Light Output: Urban 500 (500 lumens), Lezyne Super Drive (450 lumens).
Price: Urban 500 ($159), Lezyne Super Drive ($110)

So here is my take on what you are paying the extra 50 dollars for: You get 50 more lumens, a helmet mount, and a few grams shaved. As for the made in America hype, Light & Motion designs and manufactures gear in California, whereas Lezyne designs in California and manufactures in Taiwan.

Aesthetically speaking, I really like the ‘hood’ feature on the Lezyne. This blocks light from getting in the eye of the rider. That is a nifty addition, quite innovative. On the other hand, I like the sleek and minimal design of the Urban 500. The Urban is cool in that it is self contained and doesn’t require a separate bar mount (as the Lezyne does).

I haven’t seen the actual beam test of the Lezyne, but I’d imagine it is very similar to the Urban 500. As for light versatility, they have the same 4 settings – High, Medium, Low, Flash – so they will both function great for commuting. The Lezyne may be better if you need the full capacity of the light all of the time, as it allows you to swap batteries. On the other hand, the Urban 500 seems to have a better battery life when not blasting full power, as illustrated below.

Urban 500 Run Time as advertised: High – 1.5hr, Medium – 3hr, Low – 6hr, Flash – 18hr
Lezyne Run Time as advertised on their website: High – 1.5hr, Medium – 2.5hr, Low – 4hr, Flash – 5hr

Regardless, both are great lights and it comes down to personal opinion.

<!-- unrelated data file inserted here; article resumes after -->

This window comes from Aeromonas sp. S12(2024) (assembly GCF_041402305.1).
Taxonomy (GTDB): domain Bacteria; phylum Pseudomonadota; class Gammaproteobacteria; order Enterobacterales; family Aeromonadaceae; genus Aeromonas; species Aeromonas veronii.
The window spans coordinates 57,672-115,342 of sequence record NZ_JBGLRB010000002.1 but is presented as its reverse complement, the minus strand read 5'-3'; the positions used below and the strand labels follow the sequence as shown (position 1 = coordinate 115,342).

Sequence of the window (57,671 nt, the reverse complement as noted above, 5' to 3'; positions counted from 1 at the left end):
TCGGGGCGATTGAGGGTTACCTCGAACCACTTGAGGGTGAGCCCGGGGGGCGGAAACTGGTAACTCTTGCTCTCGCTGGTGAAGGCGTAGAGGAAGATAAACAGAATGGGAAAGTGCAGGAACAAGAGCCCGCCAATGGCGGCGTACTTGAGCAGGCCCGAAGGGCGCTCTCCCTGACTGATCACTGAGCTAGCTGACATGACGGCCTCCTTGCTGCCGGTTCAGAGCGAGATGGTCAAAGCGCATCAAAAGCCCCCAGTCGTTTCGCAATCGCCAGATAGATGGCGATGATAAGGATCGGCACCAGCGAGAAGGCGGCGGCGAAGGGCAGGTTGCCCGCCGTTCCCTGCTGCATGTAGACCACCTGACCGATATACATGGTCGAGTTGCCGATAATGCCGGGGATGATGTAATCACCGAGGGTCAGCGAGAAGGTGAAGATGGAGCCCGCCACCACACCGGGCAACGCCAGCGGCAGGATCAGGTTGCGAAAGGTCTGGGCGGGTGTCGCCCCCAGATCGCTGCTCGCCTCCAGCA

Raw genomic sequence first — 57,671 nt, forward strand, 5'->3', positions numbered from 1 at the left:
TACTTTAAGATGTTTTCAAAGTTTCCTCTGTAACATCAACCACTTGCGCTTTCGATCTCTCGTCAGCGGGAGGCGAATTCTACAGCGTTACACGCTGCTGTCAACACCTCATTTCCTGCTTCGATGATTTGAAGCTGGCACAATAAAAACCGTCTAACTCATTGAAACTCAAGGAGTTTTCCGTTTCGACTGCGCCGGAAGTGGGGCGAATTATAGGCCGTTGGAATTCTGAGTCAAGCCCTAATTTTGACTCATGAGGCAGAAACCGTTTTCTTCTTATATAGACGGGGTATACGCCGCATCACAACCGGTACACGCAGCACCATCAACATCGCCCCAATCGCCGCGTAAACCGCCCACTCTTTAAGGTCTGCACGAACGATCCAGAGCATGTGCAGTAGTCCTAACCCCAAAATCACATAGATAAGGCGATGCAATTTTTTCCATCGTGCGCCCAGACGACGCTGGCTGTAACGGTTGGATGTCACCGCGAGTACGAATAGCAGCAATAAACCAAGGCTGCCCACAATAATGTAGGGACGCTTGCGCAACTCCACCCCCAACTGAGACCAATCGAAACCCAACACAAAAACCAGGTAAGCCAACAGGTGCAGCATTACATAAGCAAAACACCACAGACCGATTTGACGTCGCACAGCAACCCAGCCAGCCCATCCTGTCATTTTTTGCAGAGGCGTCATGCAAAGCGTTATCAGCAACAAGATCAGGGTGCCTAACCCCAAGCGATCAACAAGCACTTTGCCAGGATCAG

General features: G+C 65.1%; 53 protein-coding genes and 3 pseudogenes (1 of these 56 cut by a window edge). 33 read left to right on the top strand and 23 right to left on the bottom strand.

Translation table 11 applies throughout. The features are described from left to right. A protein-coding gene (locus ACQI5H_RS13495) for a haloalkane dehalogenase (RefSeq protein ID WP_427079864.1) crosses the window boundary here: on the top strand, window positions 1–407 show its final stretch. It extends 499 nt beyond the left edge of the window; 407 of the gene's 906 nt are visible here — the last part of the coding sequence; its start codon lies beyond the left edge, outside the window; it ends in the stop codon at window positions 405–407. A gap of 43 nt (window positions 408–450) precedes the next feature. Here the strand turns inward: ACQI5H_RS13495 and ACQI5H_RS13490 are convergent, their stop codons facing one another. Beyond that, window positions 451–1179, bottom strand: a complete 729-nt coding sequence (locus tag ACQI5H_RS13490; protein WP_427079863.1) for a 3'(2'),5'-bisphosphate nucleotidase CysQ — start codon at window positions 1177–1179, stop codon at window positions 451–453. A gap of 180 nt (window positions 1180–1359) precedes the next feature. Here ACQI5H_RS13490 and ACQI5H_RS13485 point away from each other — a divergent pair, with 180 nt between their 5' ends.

Zach - 03/06/12 - 12:00am

I’ve had a L&M Stella 300 for trail riding and commuting for two years now. Have absolutely fallen in love with their products. They make their own bowls so they can tune the optics, the connections are still water tight, the universal bar mount is phenomenal and shows no sign of wear, and the battery is still going strong.

Alessandro - 05/08/12 - 10:21am

The “customer satisfaction” is only for US customer, which have free shipping, replacement and vis180. bought one of the “possible firmware glitch” Urban 500 lights, but as a European customer the best I obtained (after some e-mail exchanges with L&M) was a replacement trough the UK distributor with shipping expenses charged on myself (about 1/3 of the cost of the light) and given as a “favor”. I will keep my faulty light and my discontent.

Simon - 05/02/13 - 7:41pm

Ditto Alessandro – you can forget about customer satisfaction if you live in Australia too.